Apocalypse Later

Yesterday I linked to Kate Petty’s excellent post about Saturn and Mercury’s dance through Scorpio and the apocalyptic anxiety it could be forcing us to confront.  What I didn’t mention is that yesterdays conjunction sextiles my Sun which is currently undergoing a conjunction to Pluto and square to Uranus.  In other words, like a lot of my Cancer/Capricorn brothers and sisters, Kate’s analysis really hits home.  Apocalypse NOW, my Little Tomatoes.  Trust me, I don’t want it to be so, but the facts are leading to this conclusion and rapidly.

The question is, what do we want to do about it?

One of Kate’s links will lead you to another link on the same site, a video (posted above) filmed at the beginning of this month by a biologist working towards spreading the word on climate change.

For the first three minutes of this four minute video I simply felt annihilating despair, something which I think lies trapped beneath the surface of most of us these days (though arguably it’s simply a part of the human condition).  It’s everywhere, this despair.  It’s in every major end-of-the-world themed blockbuster.  We’re beginning to take it for granted, that something really bad is coming.  It wasn’t always like that, children’s movies were about golden brick roads, not deathstars.

But it’s like that now.  I look at my nephew and his shiny upturned face and the rush of love I have for him carries a hook with a dreadful undertow.  What is this world he’s coming into?  How can I protect him from it let alone explain it to him?

Fortunately the last minute of the video contained the most important information anyone has yet given me on how to look at this time we are living in.  Guy McPherson follows his prediction of human extinction by 2040 by stating eloquently:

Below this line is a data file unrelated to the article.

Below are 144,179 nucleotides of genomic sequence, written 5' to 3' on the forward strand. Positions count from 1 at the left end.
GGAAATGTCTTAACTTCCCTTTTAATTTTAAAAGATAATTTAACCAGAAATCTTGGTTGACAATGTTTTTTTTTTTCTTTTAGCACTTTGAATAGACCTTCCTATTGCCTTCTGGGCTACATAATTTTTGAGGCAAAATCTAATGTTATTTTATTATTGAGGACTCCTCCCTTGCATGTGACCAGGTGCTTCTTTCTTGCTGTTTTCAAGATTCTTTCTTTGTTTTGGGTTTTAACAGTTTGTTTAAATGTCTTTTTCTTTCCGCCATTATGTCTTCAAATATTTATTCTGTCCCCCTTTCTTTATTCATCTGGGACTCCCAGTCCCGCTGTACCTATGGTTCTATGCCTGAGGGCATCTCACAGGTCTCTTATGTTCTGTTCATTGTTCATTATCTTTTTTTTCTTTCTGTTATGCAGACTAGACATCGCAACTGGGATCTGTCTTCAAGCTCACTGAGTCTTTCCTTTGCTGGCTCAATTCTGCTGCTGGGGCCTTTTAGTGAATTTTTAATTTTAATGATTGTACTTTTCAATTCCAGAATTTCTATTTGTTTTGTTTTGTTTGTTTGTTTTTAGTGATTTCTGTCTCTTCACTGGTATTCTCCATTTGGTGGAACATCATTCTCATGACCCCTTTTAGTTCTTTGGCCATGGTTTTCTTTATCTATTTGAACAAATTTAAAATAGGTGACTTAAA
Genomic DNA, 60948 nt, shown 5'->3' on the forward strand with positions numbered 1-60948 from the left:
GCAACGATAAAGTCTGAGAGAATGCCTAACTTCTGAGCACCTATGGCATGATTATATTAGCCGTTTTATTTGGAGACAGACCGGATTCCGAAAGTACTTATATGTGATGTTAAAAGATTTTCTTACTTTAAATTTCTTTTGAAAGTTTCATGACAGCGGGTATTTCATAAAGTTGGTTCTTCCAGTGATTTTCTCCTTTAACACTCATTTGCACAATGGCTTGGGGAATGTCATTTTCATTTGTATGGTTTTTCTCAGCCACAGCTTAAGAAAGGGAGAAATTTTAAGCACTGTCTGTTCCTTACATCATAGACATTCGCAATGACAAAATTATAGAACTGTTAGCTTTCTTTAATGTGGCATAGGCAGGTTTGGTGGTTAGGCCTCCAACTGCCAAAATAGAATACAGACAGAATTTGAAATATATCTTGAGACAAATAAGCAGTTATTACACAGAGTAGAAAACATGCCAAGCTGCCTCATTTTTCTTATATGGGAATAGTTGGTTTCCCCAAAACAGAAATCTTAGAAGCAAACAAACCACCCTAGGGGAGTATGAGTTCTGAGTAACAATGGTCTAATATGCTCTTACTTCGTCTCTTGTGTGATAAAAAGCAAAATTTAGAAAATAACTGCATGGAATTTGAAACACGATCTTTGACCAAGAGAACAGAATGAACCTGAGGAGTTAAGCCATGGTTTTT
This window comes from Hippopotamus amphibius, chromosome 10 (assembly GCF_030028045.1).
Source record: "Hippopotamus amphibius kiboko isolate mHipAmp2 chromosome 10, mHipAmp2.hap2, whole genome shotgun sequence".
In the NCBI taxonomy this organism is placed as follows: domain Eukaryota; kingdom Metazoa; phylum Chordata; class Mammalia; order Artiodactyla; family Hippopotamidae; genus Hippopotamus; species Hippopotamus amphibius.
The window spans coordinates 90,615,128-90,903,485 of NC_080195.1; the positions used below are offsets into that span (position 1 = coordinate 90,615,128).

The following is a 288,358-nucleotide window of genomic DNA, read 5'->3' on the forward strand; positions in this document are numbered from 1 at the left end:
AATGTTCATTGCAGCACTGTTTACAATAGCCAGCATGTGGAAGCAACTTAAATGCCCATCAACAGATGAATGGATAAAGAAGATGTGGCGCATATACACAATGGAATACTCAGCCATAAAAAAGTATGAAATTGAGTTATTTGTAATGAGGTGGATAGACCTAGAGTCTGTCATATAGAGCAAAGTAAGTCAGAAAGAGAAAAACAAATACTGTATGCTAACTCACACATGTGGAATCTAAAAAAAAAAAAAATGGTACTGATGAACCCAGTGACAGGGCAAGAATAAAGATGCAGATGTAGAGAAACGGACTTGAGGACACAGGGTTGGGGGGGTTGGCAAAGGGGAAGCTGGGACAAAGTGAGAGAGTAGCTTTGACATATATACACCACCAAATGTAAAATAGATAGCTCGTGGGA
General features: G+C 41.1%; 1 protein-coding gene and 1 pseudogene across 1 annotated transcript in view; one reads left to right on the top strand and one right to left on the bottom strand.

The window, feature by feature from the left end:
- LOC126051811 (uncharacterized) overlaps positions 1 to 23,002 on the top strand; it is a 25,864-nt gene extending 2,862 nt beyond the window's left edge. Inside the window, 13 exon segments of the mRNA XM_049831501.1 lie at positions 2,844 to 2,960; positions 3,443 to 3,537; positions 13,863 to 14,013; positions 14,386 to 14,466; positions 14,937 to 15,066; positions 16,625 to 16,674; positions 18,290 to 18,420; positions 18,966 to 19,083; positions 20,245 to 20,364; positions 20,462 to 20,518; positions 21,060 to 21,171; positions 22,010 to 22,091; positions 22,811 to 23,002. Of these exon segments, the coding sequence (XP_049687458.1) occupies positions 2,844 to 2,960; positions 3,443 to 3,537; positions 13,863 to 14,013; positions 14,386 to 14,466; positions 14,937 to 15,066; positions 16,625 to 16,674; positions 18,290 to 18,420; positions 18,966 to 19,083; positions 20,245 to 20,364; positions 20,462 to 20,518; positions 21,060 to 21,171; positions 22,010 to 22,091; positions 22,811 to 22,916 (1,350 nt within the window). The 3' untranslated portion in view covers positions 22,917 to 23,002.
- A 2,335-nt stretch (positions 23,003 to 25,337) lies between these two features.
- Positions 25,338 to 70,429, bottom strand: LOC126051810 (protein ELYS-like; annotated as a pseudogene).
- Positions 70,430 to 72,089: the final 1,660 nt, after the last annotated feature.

“we have a limited time on this planet, and in fact we’ve always had a limited time on this planet.  Let’s act like that.  Let’s act as if we’re in hospice, as if everybody’s is in hospice, as if the entire living planet is in hospice.  When I see how people act when they’re in hospice, when they’ve been given weeks or months to end I never see people acting as if they need the last dime, as if they need to make a little bit more money as the world burns.  What I see instead is people pursuing a life of excellence, pursuing what they love, acting with compassion and courage and creativity and giving things away acting as if they live in a gift economy.  Let’s do that, let’s do all of that. Pursuing a life of excellence, pursuing what we love, acting as if we’re in hospice.  Acting as if we’re decent human beings…  Let’s pursue what we love, let’s act as if our insignificant lives matter to those around us.”

He’s careful to point out he’s not saying just roll over and take it, he’s actually saying the reverse, DON’T give into despair, surrender to action instead.  I heard it.  Did you?  For me it was in the word hospice.  If we’re in hospice, if our time left is so limited (and let’s fact it, even if the world DOESN’T end in 38 years we are still All. Going. To. Die) then the way I choose to spend my time is by loving people.  By sharing myself and being open to others.  By connecting.

When it’s all over and we’ve returned to the stars I want to feel like I made a difference in my friends lives, in my family’s lives, in the lives of the people I see day to day, moment to moment.  This may seem small, and perhaps it is, but there is real grace in it.  There is joy there, and truth, and besides, small gets a bad rap.  Small can be powerful, small can make all the difference.  It strikes me there’s others out there feeling this imperative.  Brene Brown has been talking about the power of making yourself vulnerable for some time now.  When Cheryl Strayed began writing the advice column Dear Sugar she tapped into it too.

It’s all around.  Love is all around.  It’s easy in a dystopian society to feel apart from it, to feel disconnected and lost.  To feel alienated.  But it doesn’t have to be that way.  We can choose something different.